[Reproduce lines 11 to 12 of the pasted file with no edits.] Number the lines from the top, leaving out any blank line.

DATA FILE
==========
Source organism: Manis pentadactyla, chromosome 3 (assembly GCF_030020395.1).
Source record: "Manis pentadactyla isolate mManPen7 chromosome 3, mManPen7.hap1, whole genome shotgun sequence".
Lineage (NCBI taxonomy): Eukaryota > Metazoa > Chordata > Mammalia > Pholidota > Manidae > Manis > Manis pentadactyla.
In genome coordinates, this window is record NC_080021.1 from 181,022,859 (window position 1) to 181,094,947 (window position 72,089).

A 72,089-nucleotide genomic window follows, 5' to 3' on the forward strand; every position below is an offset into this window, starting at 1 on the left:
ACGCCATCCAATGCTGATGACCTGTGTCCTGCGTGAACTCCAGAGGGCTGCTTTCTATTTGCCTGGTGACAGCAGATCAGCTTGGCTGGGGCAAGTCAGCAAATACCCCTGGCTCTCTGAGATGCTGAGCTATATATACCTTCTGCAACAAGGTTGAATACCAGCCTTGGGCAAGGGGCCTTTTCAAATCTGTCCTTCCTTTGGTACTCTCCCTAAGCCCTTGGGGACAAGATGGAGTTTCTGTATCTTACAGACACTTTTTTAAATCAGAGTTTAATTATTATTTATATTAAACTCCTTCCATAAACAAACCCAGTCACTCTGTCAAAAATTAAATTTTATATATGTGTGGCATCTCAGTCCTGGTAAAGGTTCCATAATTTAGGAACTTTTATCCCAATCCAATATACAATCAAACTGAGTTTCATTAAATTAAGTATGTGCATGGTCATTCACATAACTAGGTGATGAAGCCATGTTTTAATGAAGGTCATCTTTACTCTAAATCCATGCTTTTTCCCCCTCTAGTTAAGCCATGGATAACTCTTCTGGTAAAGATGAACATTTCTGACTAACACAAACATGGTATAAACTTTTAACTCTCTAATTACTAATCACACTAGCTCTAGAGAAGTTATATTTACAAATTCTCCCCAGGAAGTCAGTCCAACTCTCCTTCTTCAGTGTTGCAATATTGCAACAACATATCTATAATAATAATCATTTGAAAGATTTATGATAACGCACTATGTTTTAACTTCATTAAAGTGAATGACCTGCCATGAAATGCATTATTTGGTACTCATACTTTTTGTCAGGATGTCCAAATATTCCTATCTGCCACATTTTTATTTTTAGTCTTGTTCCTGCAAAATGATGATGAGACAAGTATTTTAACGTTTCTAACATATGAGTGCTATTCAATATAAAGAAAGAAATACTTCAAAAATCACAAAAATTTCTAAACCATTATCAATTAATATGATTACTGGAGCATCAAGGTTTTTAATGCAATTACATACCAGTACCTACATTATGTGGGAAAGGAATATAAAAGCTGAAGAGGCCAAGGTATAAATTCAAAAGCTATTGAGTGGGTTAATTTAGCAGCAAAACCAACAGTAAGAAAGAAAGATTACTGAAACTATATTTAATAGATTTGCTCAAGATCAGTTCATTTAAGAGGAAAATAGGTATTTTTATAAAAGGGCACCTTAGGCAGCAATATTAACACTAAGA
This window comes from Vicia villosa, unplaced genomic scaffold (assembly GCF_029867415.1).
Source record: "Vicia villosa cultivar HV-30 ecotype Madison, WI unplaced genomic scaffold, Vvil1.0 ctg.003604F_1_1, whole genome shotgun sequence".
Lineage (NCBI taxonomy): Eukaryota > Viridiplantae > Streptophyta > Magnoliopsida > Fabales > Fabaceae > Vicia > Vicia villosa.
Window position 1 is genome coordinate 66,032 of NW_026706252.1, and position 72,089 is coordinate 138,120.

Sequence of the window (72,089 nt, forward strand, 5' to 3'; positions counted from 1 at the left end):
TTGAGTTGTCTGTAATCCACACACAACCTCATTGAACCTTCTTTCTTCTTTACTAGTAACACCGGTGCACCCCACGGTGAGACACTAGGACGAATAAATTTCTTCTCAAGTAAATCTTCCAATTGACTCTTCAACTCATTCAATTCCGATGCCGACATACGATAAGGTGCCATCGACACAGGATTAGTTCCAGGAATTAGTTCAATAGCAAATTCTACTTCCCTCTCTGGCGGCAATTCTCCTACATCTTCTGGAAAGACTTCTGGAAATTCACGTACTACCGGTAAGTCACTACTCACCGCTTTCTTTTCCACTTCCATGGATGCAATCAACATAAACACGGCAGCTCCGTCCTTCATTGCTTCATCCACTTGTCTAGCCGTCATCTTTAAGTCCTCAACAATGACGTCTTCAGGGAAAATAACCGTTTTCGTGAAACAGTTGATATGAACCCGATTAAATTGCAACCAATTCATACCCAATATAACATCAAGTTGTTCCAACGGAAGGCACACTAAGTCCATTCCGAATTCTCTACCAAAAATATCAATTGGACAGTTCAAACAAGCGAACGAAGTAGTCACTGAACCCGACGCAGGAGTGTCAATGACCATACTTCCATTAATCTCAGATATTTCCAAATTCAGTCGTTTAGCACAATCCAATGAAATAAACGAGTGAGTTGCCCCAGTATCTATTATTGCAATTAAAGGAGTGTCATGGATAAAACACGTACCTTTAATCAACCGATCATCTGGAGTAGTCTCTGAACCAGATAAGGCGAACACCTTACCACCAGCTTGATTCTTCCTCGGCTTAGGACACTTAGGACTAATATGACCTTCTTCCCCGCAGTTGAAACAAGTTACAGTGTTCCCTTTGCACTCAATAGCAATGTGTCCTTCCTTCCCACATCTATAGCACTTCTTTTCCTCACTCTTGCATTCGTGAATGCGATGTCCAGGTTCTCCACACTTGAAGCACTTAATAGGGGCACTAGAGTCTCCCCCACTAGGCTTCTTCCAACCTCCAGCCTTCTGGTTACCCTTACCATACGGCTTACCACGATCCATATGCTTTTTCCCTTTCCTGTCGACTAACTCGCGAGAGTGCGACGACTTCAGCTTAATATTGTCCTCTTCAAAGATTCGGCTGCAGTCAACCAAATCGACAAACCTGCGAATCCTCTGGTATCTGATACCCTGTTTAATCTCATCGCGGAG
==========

Sequence of the window (72,089 nt, forward strand, 5' to 3'; positions counted from 1 at the left end):
TTGAGTTGTCTGTAATCCACACACAACCTCATTGAACCTTCTTTCTTCTTTACTAGTAACACCGGTGCACCCCACGGTGAGACACTAGGACGAATAAATTTCTTCTCAAGTAAATCTTCCAATTGACTCTTCAACTCATTCAATTCCGATGCCGACATACGATAAGGTGCCATCGACACAGGATTAGTTCCAGGAATTAGTTCAATAGCAAATTCTACTTCCCTCTCTGGCGGCAATTCTCCTACATCTTCTGGAAAGACTTCTGGAAATTCACGTACTACCGGTAAGTCACTACTCACCGCTTTCTTTTCCACTTCCATGGATGCAATCAACATAAACACGGCAGCTCCGTCCTTCATTGCTTCATCCACTTGTCTAGCCGTCATCTTTAAGTCCTCAACAATGACGTCTTCAGGGAAAATAACCGTTTTCGTGAAACAGTTGATATGAACCCGATTAAATTGCAACCAATTCATACCCAATATAACATCAAGTTGTTCCAACGGAAGGCACACTAAGTCCATTCCGAATTCTCTACCAAAAATATCAATTGGACAGTTCAAACAAGCGAACGAAGTAGTCACTGAACCCGACGCAGGAGTGTCAATGACCATACTTCCATTAATCTCAGATATTTCCAAATTCAGTCGTTTAGCACAATCCAATGAAATAAACGAGTGAGTTGCCCCAGTATCTATTATTGCAATTAAAGGAGTGTCATGGATAAAACACGTACCTTTAATCAACCGATCATCTGGAGTAGTCTCTGAACCAGATAAGGCGAACACCTTACCACCAGCTTGATTCTTCCTCGGCTTAGGACACTTAGGACTAATATGACCTTCTTCCCCGCAGTTGAAACAAGTTACAGTGTTCCCTTTGCACTCAATAGCAATGTGTCCTTCCTTCCCACATCTATAGCACTTCTTTTCCTCACTCTTGCATTCGTGAATGCGATGTCCAGGTTCTCCACACTTGAAGCACTTAATAGGGGCACTAGAGTCTCCCCCACTAGGCTTCTTCCAACCTCCAGCCTTCTGGTTACCCTTACCATACGGCTTACCACGATCCATATGCTTTTTCCCTTTCCTGTCGACTAACTCGCGAGAGTGCGACGACTTCAGCTTAATATTGTCCTCTTCAAAGATTCGGCTGCAGTCAACCAAATCGACAAACCTGCGAATCCTCTGGTATCTGATACCCTGTTTAATCTCATCGCGGAG